Skip to content
Kubernetes external provisioner using Freenas as backend
Branch: master
Clone or download
Pull request Compare This branch is 1 commit ahead of nmaupu:master.
Fetching latest commit…
Cannot retrieve the latest commit at this time.
Type Name Latest commit message Commit time
Failed to load latest commit information.

Build Status Go Report Card

What is freenas-provisioner

FreeNAS-provisioner is a Kubernetes external provisioner. When a PersisitentVolumeClaim appears on a Kube cluster, the provisioner will make the corresponding calls to the configured FreeNAS API to create a dataset and a NFS share usable by the claim. When the claim or the persistent volume is deleted, the provisioner deletes the previously created dataset and share.

See this for more info on external provisioner:


The scope of the provisioner allows for a single instance to service multiple classes (and/or FreeNAS servers). The provisioner itself can be deployed into the cluster or ran out of cluster, for example, directly on a FreeNAS server.

Each StorageClass should have a corresponding Secret created which contains the credentials and host information used to communicate with with FreeNAS API. In essence each Secret corresponds to a FreeNAS server.

The Secret namespace and name may be customized using the appropriate StorageClass parameters. By default kube-system and freenas-nfs are used. While multiple StorageClass resources may point to the same server and hence same Secret, it is recommended to create a new Secret for each StorageClass resource.

It is highly recommended to read deploy/claim.yaml to review available parameters and gain a better understanding of functionality and behavior.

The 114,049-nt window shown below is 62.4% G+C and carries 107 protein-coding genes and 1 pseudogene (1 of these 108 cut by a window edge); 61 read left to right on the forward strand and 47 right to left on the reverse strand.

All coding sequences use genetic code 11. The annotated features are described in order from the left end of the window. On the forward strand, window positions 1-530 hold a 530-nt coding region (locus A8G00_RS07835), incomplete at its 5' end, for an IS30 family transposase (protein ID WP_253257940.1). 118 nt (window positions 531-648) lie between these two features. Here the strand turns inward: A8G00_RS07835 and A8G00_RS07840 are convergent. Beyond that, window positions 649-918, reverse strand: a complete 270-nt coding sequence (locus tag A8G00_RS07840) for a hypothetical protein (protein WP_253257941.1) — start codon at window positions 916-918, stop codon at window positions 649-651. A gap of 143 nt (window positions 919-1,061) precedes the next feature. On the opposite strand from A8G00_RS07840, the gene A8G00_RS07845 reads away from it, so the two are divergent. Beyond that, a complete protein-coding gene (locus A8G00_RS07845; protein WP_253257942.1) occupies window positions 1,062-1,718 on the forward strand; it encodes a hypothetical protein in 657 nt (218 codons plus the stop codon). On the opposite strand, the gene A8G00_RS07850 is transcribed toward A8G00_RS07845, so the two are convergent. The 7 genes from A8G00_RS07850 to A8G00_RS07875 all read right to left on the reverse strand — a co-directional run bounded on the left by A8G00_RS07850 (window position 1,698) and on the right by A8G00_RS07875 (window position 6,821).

FreeNAS Setup

You must manually create a dataset. You may simply use a pool as the parent dataset but it's recommended to create a dedicated dataset.

Additionally, you need to enabled the NFS service. It's highly recommended to configure the NFS service as v3. If v4 must be used then it's also recommended to enable the NFSv3 ownership model for NFSv4 option.

Provision the provisioner

Run it on the cluster:

kubectl apply -f deploy/rbac.yaml -f deploy/deployment.yaml

Alternatively, for advanced use-cases you may run the provisioner out of cluster including directly on the FreeNAS server if desired. Running out of cluster is not currently recommended.

./bin/freenas-provisioner-freebsd --kubeconfig=/path/to/kubeconfig.yaml

Create StorageClass and Secret

All the necessary resources are available in the deploy folder. At a minimum secret.yaml must be modified (remember to base64 the values) to reflect the server details. You may also want to read class.yaml to review available parameters of the storage class. For instance to set the datasetParentName.

kubectl apply -f deploy/secret.yaml -f deploy/class.yaml

Example usage

Next, create a PersistentVolumeClaim using the storage class (deploy/test-claim.yaml):

kind: PersistentVolumeClaim
apiVersion: v1
  name: freenas-test-pvc
  storageClassName: freenas-nfs
    - ReadWriteMany
      storage: 1Mi

Use that claim on a testing pod (deploy/test-pod.yaml):

kind: Pod
apiVersion: v1
  name: freenas-test-pod
  - name: freenas-test-pod
      - "/bin/sh"
      - "-c"
      - "date >> /mnt/file.log && exit 0 || exit 1"
      - name: freenas-test-volume
        mountPath: "/mnt"
  restartPolicy: "Never"
    - name: freenas-test-volume
        claimName: freenas-test-pvc

The underlying dataset / NFS share should quickly be appearing up on FreeNAS side. In case of issue, follow the provisioner's logs using:

kubectl -n kube-system logs -f freenas-nfs-provisioner-<id>


make vendor && make

Binary is located into bin/freenas-provisioner. It is compiled to be run on linux-amd64 by default, but you may run the following for different builds:

make vendor && make darwin
# OR
make vendor && make freebsd

To run locally with an appropriate $KUBECONFIG you may run:


To format code before committing:

make fmt


  • Update the Makefile with the future new version to be released and pushed (docker image)
  • Update deploy/deployment.yaml with the new image version as well
  • Commit, push
  • Create a tag:
git tag v<version>
git push --tags
  • Once release is done by Travis, push the new docker image:
make push




To sniff API traffic between host and server:

sudo tcpdump -A -s 0 'host <server ip> and tcp port 80 and (((ip[2:2] - ((ip[0]&0xf)<<2)) - ((tcp[12]&0xf0)>>2)) != 0)'
You can’t perform that action at this time.